standing out in business

If Your Business Doesn’t Stand Out, it’s Invisible.

Gee RanasinhaBusiness

As we know, being seen as “average” doesn’t cut it any longer. Mediocre, gray, typical, usual. Maintaining the status quo no longer works when marketing your business.

Today it’s about Standing Out, not fitting in. It’s the only way that your customers can see you.

In which case, why do so many businesses choose to blend in, rather than Stand Out? The answer, from where I’m sitting, is pretty simple: Fear.

Being Afraid To Stand Out

People are afraid to Stand Out. Why? Because Standing Out means there’s a chance (actually more like a certainty) that some people won’t like you.

As a society we’re brought up to try to please all of the people all of the time, Standing-Out frightens us. As a result instead of making our business / product / service different in a marketplace full of me-too’s, we choose conformity.

The problem is, that in today’s commercial environment, fitting-in equates to disappearing. If you’re gray in a sea of grays, no-one can see you. Whatever you’re selling – regardless of how great it is – is lost under the sheer weight of everyone else saying the same thing. If you don’t Stand Out, you’re invisible.

One of my friends runs a restaurant in the center of Strasbourg. It’s a pretty famous eatery in the area, and offers fantastic food. Yet the last time I visited, my friend told me she’s thinking of selling-up as she’s not generating much business ever since the economy nose-dived a couple of years ago.

She thinks that the reason her restaurant is no longer working is purely economic. Certainly when talking to other restaurant owners in the area, they all seem to be saying the same thing: business is a lot tougher than it used to be.

Within a half-mile radius of my friend’s restaurant there are perhaps fifty other decent places where you can get a bite to eat. Together, they offer diners a wide variety of cuisines to choose from. Sure there are restaurants serving French food – as you’d expect. But there are also places within shouting distance serving Thai, Japanese, Italian, Chinese, Indian, Laotian, Moroccan, and probably others. Since all of these places have been around for a while, I think it’s safe to assume they’re serving-up pretty decent fare.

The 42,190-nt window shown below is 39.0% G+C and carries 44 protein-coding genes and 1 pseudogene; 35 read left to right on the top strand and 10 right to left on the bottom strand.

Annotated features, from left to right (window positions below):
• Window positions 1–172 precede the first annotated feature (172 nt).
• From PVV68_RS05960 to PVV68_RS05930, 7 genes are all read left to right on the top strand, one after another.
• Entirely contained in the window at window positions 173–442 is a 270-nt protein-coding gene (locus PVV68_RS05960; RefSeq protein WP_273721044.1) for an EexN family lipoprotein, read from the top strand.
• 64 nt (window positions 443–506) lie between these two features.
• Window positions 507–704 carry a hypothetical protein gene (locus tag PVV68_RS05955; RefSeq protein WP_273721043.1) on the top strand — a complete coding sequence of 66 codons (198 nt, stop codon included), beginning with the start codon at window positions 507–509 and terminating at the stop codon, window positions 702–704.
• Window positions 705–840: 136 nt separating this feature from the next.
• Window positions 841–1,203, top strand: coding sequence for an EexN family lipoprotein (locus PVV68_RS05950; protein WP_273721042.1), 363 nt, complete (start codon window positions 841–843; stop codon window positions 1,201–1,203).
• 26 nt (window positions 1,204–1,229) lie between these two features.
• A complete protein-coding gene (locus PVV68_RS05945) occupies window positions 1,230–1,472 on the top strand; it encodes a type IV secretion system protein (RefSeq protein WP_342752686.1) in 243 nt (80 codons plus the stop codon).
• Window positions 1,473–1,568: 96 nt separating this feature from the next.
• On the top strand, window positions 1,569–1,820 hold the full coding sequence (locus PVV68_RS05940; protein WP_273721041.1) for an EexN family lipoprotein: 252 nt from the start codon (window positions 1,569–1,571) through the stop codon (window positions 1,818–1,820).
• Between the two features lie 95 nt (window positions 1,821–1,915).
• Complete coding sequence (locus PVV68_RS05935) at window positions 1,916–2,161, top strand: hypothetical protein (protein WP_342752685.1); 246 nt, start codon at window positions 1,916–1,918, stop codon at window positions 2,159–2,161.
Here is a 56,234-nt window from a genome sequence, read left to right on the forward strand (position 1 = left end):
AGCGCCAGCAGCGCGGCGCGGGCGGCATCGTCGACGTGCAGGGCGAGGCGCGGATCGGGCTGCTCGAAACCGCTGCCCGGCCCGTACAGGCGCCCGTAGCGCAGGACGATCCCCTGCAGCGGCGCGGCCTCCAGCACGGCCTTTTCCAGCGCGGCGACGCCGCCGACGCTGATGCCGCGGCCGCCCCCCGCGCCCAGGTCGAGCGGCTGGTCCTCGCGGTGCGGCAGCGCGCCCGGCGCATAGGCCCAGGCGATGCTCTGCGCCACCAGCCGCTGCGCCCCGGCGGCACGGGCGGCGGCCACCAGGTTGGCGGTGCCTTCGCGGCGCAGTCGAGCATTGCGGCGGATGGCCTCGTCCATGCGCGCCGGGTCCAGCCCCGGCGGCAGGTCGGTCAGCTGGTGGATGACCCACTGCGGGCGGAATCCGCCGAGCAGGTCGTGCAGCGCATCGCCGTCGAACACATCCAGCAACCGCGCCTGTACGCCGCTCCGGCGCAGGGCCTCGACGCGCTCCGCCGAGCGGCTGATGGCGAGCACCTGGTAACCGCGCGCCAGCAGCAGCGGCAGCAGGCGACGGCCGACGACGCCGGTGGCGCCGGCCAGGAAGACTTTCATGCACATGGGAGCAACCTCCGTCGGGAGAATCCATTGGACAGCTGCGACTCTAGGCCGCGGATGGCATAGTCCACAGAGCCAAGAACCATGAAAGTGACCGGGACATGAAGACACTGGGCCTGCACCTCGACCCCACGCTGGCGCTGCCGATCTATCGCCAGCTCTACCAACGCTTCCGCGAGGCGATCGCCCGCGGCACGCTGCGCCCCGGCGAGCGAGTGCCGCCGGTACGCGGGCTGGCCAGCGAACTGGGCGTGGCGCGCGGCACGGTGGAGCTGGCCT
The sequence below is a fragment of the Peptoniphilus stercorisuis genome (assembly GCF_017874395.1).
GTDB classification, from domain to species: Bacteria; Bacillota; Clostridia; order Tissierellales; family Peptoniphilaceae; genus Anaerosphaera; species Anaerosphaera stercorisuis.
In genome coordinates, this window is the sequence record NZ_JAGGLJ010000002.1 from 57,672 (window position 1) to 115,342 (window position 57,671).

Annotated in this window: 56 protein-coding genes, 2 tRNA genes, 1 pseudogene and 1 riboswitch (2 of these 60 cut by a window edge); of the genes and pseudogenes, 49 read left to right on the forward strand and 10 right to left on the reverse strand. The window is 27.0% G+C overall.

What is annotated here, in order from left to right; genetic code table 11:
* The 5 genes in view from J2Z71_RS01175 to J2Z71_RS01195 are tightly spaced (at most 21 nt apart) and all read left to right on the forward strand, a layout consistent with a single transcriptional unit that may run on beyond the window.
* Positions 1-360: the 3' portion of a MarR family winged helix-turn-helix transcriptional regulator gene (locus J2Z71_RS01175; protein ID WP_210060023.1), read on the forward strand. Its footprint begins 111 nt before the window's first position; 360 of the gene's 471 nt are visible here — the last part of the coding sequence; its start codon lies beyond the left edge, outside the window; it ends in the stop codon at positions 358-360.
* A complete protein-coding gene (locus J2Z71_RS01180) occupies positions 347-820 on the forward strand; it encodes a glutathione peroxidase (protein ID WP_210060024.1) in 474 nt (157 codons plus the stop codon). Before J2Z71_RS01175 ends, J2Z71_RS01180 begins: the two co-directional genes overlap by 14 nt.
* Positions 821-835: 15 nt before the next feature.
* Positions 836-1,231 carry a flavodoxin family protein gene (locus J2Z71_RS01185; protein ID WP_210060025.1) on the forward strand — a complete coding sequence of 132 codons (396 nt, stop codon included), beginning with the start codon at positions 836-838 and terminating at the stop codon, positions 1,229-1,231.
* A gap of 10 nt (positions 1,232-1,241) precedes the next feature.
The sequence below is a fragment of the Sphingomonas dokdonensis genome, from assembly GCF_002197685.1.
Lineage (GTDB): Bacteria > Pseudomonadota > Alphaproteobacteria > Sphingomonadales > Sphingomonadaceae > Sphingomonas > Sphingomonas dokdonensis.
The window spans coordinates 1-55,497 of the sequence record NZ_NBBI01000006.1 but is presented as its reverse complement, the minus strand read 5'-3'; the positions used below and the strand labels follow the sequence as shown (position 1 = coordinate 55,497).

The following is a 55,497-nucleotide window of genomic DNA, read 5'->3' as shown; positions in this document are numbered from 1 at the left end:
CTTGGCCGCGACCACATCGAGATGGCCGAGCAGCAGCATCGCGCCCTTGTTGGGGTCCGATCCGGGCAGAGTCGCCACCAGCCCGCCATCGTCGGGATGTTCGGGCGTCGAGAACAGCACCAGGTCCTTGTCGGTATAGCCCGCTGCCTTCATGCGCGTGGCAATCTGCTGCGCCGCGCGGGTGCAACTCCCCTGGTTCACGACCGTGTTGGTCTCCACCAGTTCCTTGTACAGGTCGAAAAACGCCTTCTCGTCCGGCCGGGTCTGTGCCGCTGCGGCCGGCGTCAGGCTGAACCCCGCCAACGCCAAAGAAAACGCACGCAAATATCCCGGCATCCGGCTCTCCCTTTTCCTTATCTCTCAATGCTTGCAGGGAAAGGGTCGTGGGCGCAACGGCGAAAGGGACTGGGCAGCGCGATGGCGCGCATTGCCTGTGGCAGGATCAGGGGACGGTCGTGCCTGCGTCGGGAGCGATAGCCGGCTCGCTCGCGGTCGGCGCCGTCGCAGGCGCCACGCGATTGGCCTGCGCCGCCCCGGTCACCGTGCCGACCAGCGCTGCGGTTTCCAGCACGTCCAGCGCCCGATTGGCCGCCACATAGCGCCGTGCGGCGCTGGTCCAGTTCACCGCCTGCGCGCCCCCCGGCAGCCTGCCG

However, none of them Stand Out. Including (unfortunately) my friend’s restaurant.

Why? Because after spending all the time, money and effort in opening and running a restaurant, the last thing that most business owners want to do it take “another risk” (her words, not mine) by Standing Out.

Standing Out, Not Fitting In

A run-of-the-mill restaurant might not make the front page of the local news. But there’s also less chance that someone will slag it off in print, or on a review site. Sure, the food may not being anything to write home about, but you won’t get sick if you choose the Seafood Special. But being seen as “meh” isn’t enough any longer.

The problem is that, while the food might well be “OK, I guess…” it’s not exceptional enough to get you to post a review on Yelp, or have someone post a picture of your main course on Facebook. You won’t have anyone recant the story of the fantastic service their got from their waitress, the reason why the walls are painted with pink stripes, or the back story of the collection of Zippo lighters in a cabinet by the washrooms.

Instead, you give your customers Average. Acceptable service, conventional decor, decent-enough food – but nothing that’s going to stop traffic. It’s no wonder that the restaurants in the area are finding business tough: They’re all seen as shades of gray.

Not “Standing Out” Is Risky

OK, so if playing it safe is risky, and Standing Out is the only option, how do you know in advance what ideas are going to work and which are going to tank?

That’s easy: You don’t. (Hey, no-one said that business was easy, right?)

You don’t know if your idea is going to work until you try. But that’s the whole point. If it was predictable, then it would be “safe”. If it’s safe then, by definition, it’s not Standing Out.

One thing’s for sure: “Average” is the new “Risky.”

Playing it safe is actually not safe at all.

About the Author
Avatar for Gee Ranasinha

Gee Ranasinha

Gee Ranasinha is CEO and founder of KEXINO. He's been a marketer since the days of 56K modems, lectures on marketing and behavioral economics at two European business schools, and was noted as one of the top 100 global business influencers by (those wonderful people who make financial software).

Originally from London, today Gee lives in a world of his own in Strasbourg, France, tolerated by his wife and teenage son.

Find out more about Gee at Follow him on X/Twitter at KEXINO, on Facebook at, or on LinkedIn at


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